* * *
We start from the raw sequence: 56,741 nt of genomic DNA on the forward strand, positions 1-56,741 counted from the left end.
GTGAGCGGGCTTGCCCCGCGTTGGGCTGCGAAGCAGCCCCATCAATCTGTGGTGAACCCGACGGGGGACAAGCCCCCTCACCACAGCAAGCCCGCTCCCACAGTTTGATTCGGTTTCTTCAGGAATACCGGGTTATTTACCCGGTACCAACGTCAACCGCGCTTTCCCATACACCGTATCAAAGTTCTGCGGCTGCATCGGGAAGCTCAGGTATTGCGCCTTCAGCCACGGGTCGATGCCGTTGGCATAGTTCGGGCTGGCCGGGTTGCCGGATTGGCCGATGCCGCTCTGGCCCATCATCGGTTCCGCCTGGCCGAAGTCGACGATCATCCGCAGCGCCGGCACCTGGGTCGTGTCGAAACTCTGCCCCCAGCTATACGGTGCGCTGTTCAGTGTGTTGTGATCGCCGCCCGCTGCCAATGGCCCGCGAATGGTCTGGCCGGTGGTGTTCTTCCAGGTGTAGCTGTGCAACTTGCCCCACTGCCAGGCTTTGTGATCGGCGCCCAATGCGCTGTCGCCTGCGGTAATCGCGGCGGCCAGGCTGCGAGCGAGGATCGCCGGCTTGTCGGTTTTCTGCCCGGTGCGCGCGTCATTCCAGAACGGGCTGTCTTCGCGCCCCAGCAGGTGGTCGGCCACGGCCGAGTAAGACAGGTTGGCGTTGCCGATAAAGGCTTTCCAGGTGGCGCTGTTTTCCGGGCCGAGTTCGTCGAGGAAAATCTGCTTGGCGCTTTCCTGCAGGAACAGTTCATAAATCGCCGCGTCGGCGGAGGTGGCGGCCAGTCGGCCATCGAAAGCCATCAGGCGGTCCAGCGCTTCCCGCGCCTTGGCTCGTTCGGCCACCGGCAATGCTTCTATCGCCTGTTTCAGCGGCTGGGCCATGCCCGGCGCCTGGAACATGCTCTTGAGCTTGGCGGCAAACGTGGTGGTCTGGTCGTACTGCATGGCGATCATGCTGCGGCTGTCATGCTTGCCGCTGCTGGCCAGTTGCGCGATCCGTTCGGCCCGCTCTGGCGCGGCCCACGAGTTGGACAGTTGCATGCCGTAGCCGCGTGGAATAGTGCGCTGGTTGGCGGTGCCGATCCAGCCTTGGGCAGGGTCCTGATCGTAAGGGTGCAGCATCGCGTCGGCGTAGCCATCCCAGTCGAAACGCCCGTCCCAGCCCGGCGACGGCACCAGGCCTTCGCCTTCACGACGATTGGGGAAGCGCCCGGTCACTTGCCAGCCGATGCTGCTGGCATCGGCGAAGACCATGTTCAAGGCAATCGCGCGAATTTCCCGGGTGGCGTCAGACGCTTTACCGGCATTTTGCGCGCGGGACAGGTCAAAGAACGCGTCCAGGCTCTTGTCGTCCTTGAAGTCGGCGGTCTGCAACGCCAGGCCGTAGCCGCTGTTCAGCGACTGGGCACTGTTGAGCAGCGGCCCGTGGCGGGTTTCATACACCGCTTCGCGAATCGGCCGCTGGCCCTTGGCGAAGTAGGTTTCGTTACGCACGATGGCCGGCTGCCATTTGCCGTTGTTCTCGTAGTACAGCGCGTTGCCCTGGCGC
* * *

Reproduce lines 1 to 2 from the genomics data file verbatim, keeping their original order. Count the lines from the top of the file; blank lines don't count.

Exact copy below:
We start from the raw sequence: 56,741 nt of genomic DNA on the forward strand, positions 1-56,741 counted from the left end.
GTGAGCGGGCTTGCCCCGCGTTGGGCTGCGAAGCAGCCCCATCAATCTGTGGTGAACCCGACGGGGGACAAGCCCCCTCACCACAGCAAGCCCGCTCCCACAGTTTGATTCGGTTTCTTCAGGAATACCGGGTTATTTACCCGGTACCAACGTCAACCGCGCTTTCCCATACACCGTATCAAAGTTCTGCGGCTGCATCGGGAAGCTCAGGTATTGCGCCTTCAGCCACGGGTCGATGCCGTTGGCATAGTTCGGGCTGGCCGGGTTGCCGGATTGGCCGATGCCGCTCTGGCCCATCATCGGTTCCGCCTGGCCGAAGTCGACGATCATCCGCAGCGCCGGCACCTGGGTCGTGTCGAAACTCTGCCCCCAGCTATACGGTGCGCTGTTCAGTGTGTTGTGATCGCCGCCCGCTGCCAATGGCCCGCGAATGGTCTGGCCGGTGGTGTTCTTCCAGGTGTAGCTGTGCAACTTGCCCCACTGCCAGGCTTTGTGATCGGCGCCCAATGCGCTGTCGCCTGCGGTAATCGCGGCGGCCAGGCTGCGAGCGAGGATCGCCGGCTTGTCGGTTTTCTGCCCGGTGCGCGCGTCATTCCAGAACGGGCTGTCTTCGCGCCCCAGCAGGTGGTCGGCCACGGCCGAGTAAGACAGGTTGGCGTTGCCGATAAAGGCTTTCCAGGTGGCGCTGTTTTCCGGGCCGAGTTCGTCGAGGAAAATCTGCTTGGCGCTTTCCTGCAGGAACAGTTCATAAATCGCCGCGTCGGCGGAGGTGGCGGCCAGTCGGCCATCGAAAGCCATCAGGCGGTCCAGCGCTTCCCGCGCCTTGGCTCGTTCGGCCACCGGCAATGCTTCTATCGCCTGTTTCAGCGGCTGGGCCATGCCCGGCGCCTGGAACATGCTCTTGAGCTTGGCGGCAAACGTGGTGGTCTGGTCGTACTGCATGGCGATCATGCTGCGGCTGTCATGCTTGCCGCTGCTGGCCAGTTGCGCGATCCGTTCGGCCCGCTCTGGCGCGGCCCACGAGTTGGACAGTTGCATGCCGTAGCCGCGTGGAATAGTGCGCTGGTTGGCGGTGCCGATCCAGCCTTGGGCAGGGTCCTGATCGTAAGGGTGCAGCATCGCGTCGGCGTAGCCATCCCAGTCGAAACGCCCGTCCCAGCCCGGCGACGGCACCAGGCCTTCGCCTTCACGACGATTGGGGAAGCGCCCGGTCACTTGCCAGCCGATGCTGCTGGCATCGGCGAAGACCATGTTCAAGGCAATCGCGCGAATTTCCCGGGTGGCGTCAGACGCTTTACCGGCATTTTGCGCGCGGGACAGGTCAAAGAACGCGTCCAGGCTCTTGTCGTCCTTGAAGTCGGCGGTCTGCAACGCCAGGCCGTAGCCGCTGTTCAGCGACTGGGCACTGTTGAGCAGCGGCCCGTGGCGGGTTTCATACACCGCTTCGCGAATCGGCCGCTGGCCCTTGGCGAAGTAGGTTTCGTTACGCACGATGGCCGGCTGCCATTTGCCGTTGTTCTCGTAGTACAGCGCGTTGCCCTGGCGC